Friday, October 26, 2012

Sunday, Oct. 28: Getting a grip (har!) on
'The Hands of Orlac' (1924) in Wilton, N.H.

Where have those hands been? Conrad Veidt counts to 10 before losing his cool in 'The Hands of Orlac' (1924).

Things being what they are (messed up and overscheduled), I haven't had a chance to get out much advance material on 'The Hands of Orlac' (1924), which we're screening on Sunday, Oct. 28 at 4:30 p.m. at the Wilton (N.H.) Town Hall Theater.

So here's a quick list of why this one's worth attending. Ready?

It's a great Halloween film. As as rule, any film that involves the swapping of body parts is likely to put you in the right mood for Halloween. But 'The Hands of Orlac' is especially good, as it involves a concert pianist who loses his hands in a train accident. The fun begins when they're replaced with another set ofhands ... transplanted from a just-executed murderer!

It stars Conrad Veidt. From 'The Cabinet of Dr. Caligari' (1920) to 'Casablanca' (1942), Conrad Veidt was one of the great presences of early cinema. His face was instantly recognizable, but he was somehow able to play characters from all ages and epics. He also brought a level of intensity to his roles that few have ever matched.

It's in a real theater with live music. An obscure Austrian film, 'The Hands of Orlac' is almost never screened anywhere, and the commercial DVD that's available has a recorded score that doesn't help the film leap to life, in my opinion. So don't miss a rare chance to see it on the big screen (and to hear what I can do with live music) at the Wilton Town Hall Theater, one of the best places around to take in a movie of any type. And their popcorn is great, too.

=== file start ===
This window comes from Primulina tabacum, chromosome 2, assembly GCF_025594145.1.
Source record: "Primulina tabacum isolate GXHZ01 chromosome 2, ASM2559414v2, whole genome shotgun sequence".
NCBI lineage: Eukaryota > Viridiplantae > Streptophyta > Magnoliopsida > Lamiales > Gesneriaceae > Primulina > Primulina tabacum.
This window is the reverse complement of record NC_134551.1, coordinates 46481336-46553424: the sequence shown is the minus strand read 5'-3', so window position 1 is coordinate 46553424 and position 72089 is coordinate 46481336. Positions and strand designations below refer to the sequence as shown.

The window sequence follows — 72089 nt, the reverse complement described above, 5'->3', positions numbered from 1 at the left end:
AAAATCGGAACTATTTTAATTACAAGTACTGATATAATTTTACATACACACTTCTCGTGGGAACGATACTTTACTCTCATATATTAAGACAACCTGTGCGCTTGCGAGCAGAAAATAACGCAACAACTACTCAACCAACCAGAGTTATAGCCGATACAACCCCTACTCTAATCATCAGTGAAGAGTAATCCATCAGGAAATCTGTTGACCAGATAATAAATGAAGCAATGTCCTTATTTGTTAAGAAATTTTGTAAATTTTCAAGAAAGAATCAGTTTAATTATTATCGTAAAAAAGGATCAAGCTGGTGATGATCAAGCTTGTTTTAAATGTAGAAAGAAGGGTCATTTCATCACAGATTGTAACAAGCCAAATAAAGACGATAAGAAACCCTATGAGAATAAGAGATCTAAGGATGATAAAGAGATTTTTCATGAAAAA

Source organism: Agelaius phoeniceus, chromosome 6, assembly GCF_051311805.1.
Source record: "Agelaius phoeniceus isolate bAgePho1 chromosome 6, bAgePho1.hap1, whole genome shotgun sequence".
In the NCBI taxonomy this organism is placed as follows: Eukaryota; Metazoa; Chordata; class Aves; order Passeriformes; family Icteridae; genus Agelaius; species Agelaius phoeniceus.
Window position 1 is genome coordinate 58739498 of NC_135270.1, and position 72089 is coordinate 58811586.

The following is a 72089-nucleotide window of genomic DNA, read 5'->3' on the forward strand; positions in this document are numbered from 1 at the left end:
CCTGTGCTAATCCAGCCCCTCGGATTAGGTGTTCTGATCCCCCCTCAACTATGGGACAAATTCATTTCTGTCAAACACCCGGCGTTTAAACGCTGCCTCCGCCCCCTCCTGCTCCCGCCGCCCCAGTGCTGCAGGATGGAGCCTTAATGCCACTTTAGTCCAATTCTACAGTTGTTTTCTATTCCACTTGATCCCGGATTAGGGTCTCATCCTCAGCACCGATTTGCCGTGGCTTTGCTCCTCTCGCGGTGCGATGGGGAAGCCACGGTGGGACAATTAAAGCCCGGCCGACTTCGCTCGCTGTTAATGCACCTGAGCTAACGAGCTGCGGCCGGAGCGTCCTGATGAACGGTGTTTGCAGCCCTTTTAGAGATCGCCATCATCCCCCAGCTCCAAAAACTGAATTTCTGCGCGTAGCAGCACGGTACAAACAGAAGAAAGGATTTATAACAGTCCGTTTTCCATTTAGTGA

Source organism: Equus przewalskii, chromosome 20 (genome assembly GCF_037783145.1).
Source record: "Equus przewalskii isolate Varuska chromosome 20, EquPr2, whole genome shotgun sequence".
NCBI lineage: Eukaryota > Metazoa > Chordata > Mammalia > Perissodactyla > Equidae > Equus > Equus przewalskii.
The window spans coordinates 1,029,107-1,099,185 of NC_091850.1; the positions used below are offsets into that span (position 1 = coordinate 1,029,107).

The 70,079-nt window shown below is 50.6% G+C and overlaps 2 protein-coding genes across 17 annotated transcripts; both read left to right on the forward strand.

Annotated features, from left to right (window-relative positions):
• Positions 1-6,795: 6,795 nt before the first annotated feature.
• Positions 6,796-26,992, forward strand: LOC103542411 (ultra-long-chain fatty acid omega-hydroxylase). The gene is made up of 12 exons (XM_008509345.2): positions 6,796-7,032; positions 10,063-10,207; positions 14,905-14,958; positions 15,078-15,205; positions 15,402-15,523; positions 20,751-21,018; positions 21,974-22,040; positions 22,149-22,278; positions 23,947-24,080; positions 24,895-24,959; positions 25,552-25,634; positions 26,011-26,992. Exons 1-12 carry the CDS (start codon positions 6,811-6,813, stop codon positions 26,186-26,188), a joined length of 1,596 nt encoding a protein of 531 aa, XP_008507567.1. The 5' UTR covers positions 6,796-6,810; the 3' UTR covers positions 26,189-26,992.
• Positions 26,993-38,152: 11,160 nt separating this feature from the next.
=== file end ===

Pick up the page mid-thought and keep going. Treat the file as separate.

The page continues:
Free admission! Through the generosity of the Wilton Town Hall Theatre, the silent films we do there each month are open to all—which is great, because the bigger an audience is for a silent film, the better. Those who wish to support the series (and keep it free to all) are encouraged to make a small donation in the lobby. Thanks in advance for that!

Okay, if you haven't been convinced to come by now, you must be a zombie, which means you're probably all ready for Halloween. And even if you are a zombie, you're still welcome to come—just don't suck out my brains until the picture's over, please.

If there's anything left, that is.

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